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by  Sarah Riopelle, CFA Mar 27, 2020

The uncertainty and volatility of the past month has been unsettling for many, and my family is no exception. Several of my family members (who will remain nameless!) have sought my advice on how best to ride out the storm. Each is at a different stage of life and has unique investment needs, meaning they have distinct risk tolerances and time horizons. They are all feeling the pain of the market volatility in much the same way – concern and anxiety. They want to know what is happening, why it is happening, when and how it will end, and if they should be doing something with their investments. In one conversation in particular, the individual was looking at how much their portfolio is down. They didn’t think they could take the strain any longer, so wanted to rebalance their portfolio to something more conservative (which would ultimately mean selling stocks and buying bonds).

While I don’t have all of the answers to their questions and I am not in a position to provide them with any advice on their individual investment plans (that’s why they have an advisor!), their questions did get me thinking about a few things.

Now is not the time to be abandoning investment plans…

There is no question that these are stressful times. I am not immune to those feelings of uncertainty as I sit in my home office watching the markets and managing the funds. However, I strongly believe that making changes to investment plans in the middle of a crisis is not a good idea. Concern and anxiety are not a good recipe for making decisions that will impact you over the long term. In fact, it is now more important than ever that you stick to the plan that you diligently prepared alongside your advisor.

I am reminded of the chart below, a version of which I have used in recent articles and presentations. The day-to-day return of RBC Select Balanced Portfolio can go either way – 54% of days are positive and 46% of days are negative. But as you look at longer time periods, the likelihood of a positive return increased. So while the daily volatility that we are experiencing in markets is unprecedented, history gives us some comfort that we can get through this, as long as we are invested in a well-diversified portfolio and we stick to our long-term investment plans.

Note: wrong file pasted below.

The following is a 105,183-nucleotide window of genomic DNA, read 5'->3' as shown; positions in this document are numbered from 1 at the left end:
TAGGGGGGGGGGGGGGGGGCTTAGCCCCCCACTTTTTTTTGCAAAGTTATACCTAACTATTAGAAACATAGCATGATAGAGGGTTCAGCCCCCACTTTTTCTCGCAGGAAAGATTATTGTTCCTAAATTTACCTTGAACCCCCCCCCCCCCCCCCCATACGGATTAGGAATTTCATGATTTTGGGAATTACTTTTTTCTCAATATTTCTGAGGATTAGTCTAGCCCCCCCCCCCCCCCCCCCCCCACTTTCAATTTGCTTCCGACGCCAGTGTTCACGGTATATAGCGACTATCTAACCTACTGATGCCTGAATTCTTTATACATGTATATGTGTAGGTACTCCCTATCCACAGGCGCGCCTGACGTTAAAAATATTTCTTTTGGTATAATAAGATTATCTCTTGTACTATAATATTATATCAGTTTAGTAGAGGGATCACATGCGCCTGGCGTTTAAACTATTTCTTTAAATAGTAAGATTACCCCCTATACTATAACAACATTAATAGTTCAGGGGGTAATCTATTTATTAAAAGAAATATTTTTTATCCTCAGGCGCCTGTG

Historical odds of each holding period being positive

Historical odds of each holding period being positive

Note: RBC Select Balanced Portfolio, Series A. Daily returns are based on time period of Jan. 01, 2000 to Feb. 29, 2020. All other periods are based on Jan. 01, 1987 to Feb. 29, 2020. Source: RBC GAM

…especially if it means selling stocks and buying bonds 

As I mentioned earlier, one family member that I spoke to wanted to move their asset mix to a more conservative approach, meaning more bonds and fewer stocks. But to get there, they would have to sell stocks that are already down significantly and buy government bonds when prices are at historic highs and yields are at historic lows. While I cannot gauge whether their chosen risk profile is appropriate, I can suggest that now is perhaps not the best time to be making significant changes to their asset mix and they should speak with their advisor to go over their investment plan.

Stocks and bonds cumulative return indices 

Stocks and bonds cumulative return indices

Note: As of March 25, 2020. Source: RBC GAM

In fact, we believe that stocks are especially attractive relative to fixed income, so we have been opportunistically selling bonds and buying stocks, the exact opposite trade of the one described above.

1-year U.S. stock and bond performance

S&P 500 total return minus Bloomberg Barclays U.S. Treasury total return

1-year U.S. stock and bond performance

Note: As of March 25, 2020. Source: RBC GAM

Being aware of how your emotions can impact your investment decisions and tempering your reactions during volatile markets can help you to avoid poorly timed changes to your investment plan. This is sometimes easier said than done as the bad feelings that you get from losing money on your investments far outweigh the good feelings that you get from gains. However, if you invest in a well-diversified portfolio and stick to your long-term financial plan, a down market should not be a personal financial crisis.

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Publication date: March 27, 2020